Severn Trent set to begin £11m Stroud pipeline project
4th September 2018
Severn Trent will start the upgrade project on 10 September which will see 10 miles of new pipeline stretching from Whaddon to Minchinhampton reservoir.
The £11m investment will deliver quality drinking water to around 55,000 people and help give better protection to thousands of homes from future leaks and bursts.
Phase one will begin in Amberley and will run until mid-October.
A further two phases are earmarked for completion by the end of November as work to lay a new water main continues back towards the A46 Bath Road. The final phase, starting early next year, will connect the new-look network between Amberley and the reservoir.
Gareth Mead from Severn Trent, said: “This is a major investment for our customers in and around Stroud as we work to make sure customers have the most resilient and reliable water supply possible.
”Severn Trent has kept local residents and business owners updated during recent months to ensure plans were clearly communicated. The company has also held community drop-in sessions to discuss the plans and presented at local parish council meetings.
Gareth added: “We’ve spent a lot of valuable time talking and listening to the local community ahead of our work. It’s been crucial to get their input and feedback, as our customers are the local experts. Equally, it’s also been important to keep people updated and let them know about the temporary road closures and diversions which will be in place. Engineers from our contract partner Amey are aiming to complete the work as quickly and as safely as possible. We want to minimise disruption and would like to thank everyone in advance for their patience as we deliver Stroud’s biggest water pipeline upgrade for a generation.”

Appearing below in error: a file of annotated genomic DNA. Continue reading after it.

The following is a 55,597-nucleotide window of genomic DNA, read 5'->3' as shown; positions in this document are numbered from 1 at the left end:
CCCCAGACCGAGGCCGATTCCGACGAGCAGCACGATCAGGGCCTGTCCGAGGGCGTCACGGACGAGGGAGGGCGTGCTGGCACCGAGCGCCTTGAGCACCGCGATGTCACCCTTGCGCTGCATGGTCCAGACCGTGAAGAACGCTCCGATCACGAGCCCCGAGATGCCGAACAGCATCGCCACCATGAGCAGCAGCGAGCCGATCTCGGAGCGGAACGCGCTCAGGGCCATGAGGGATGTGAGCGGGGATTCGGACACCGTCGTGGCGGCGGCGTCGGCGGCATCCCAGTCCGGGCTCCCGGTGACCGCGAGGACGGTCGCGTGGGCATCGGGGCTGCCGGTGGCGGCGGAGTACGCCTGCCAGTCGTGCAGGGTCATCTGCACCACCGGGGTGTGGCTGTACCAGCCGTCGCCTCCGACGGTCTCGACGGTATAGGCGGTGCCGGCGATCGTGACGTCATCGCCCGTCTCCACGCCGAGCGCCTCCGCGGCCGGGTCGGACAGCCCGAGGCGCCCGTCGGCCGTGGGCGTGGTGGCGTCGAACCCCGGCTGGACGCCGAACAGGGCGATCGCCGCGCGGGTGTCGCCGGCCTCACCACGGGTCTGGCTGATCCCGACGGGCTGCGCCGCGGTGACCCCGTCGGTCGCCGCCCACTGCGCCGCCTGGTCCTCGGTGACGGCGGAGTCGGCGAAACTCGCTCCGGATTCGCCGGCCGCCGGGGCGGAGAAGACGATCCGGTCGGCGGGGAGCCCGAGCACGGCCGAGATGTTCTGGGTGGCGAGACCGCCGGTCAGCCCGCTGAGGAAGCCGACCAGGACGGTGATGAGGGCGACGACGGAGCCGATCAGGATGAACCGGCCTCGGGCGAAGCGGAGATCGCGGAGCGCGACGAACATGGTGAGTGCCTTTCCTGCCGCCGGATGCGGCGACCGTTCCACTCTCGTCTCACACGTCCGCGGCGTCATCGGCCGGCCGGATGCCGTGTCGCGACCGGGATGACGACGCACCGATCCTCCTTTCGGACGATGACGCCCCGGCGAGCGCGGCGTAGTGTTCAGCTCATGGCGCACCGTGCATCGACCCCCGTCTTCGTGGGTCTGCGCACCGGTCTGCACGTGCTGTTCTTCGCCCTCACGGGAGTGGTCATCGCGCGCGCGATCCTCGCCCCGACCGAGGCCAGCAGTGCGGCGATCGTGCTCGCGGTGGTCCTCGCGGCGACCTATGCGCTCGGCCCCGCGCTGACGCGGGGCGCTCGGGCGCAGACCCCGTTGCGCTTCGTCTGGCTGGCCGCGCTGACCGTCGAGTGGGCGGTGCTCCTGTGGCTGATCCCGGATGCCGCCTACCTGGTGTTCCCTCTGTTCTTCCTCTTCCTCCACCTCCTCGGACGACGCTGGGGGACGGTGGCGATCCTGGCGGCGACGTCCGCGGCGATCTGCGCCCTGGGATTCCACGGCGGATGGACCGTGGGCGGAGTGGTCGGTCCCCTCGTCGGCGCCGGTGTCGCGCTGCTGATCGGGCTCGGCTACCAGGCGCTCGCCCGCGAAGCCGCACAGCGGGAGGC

The Stroud scheme forms part of Severn Trent’s commitment to investing in its infrastructure which will see the equivalent of £1,300 invested for every home and business it serves between 2015 and 2020.
The vast majority of the Stroud work will take place across farmland, away from the public highway. Pedestrian access will remain throughout the works.
For more information about the work, readers can visit www.stw.works.